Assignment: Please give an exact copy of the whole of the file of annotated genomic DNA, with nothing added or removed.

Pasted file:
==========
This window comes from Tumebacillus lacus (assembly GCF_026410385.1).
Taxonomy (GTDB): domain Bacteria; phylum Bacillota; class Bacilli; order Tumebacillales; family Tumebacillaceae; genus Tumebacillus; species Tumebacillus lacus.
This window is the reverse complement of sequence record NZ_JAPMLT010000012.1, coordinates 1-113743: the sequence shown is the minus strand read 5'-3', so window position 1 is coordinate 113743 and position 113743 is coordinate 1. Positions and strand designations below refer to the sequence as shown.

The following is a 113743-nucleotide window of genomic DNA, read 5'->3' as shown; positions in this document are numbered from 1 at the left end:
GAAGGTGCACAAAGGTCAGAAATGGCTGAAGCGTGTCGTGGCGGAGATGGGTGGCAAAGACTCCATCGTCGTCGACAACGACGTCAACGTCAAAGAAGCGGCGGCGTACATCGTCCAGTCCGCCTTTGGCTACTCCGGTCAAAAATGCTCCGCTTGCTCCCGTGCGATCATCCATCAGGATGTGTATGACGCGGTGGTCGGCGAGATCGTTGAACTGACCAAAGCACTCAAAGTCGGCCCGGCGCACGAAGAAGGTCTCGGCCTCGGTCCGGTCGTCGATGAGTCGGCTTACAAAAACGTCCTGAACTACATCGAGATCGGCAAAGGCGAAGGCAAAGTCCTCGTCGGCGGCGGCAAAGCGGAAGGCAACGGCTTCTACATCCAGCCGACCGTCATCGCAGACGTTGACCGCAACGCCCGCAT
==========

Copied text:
This window comes from Tumebacillus lacus (assembly GCF_026410385.1).
Taxonomy (GTDB): domain Bacteria; phylum Bacillota; class Bacilli; order Tumebacillales; family Tumebacillaceae; genus Tumebacillus; species Tumebacillus lacus.
This window is the reverse complement of sequence record NZ_JAPMLT010000012.1, coordinates 1-113743: the sequence shown is the minus strand read 5'-3', so window position 1 is coordinate 113743 and position 113743 is coordinate 1. Positions and strand designations below refer to the sequence as shown.

The following is a 113743-nucleotide window of genomic DNA, read 5'->3' as shown; positions in this document are numbered from 1 at the left end:
GAAGGTGCACAAAGGTCAGAAATGGCTGAAGCGTGTCGTGGCGGAGATGGGTGGCAAAGACTCCATCGTCGTCGACAACGACGTCAACGTCAAAGAAGCGGCGGCGTACATCGTCCAGTCCGCCTTTGGCTACTCCGGTCAAAAATGCTCCGCTTGCTCCCGTGCGATCATCCATCAGGATGTGTATGACGCGGTGGTCGGCGAGATCGTTGAACTGACCAAAGCACTCAAAGTCGGCCCGGCGCACGAAGAAGGTCTCGGCCTCGGTCCGGTCGTCGATGAGTCGGCTTACAAAAACGTCCTGAACTACATCGAGATCGGCAAAGGCGAAGGCAAAGTCCTCGTCGGCGGCGGCAAAGCGGAAGGCAACGGCTTCTACATCCAGCCGACCGTCATCGCAGACGTTGACCGCAACGCCCGCAT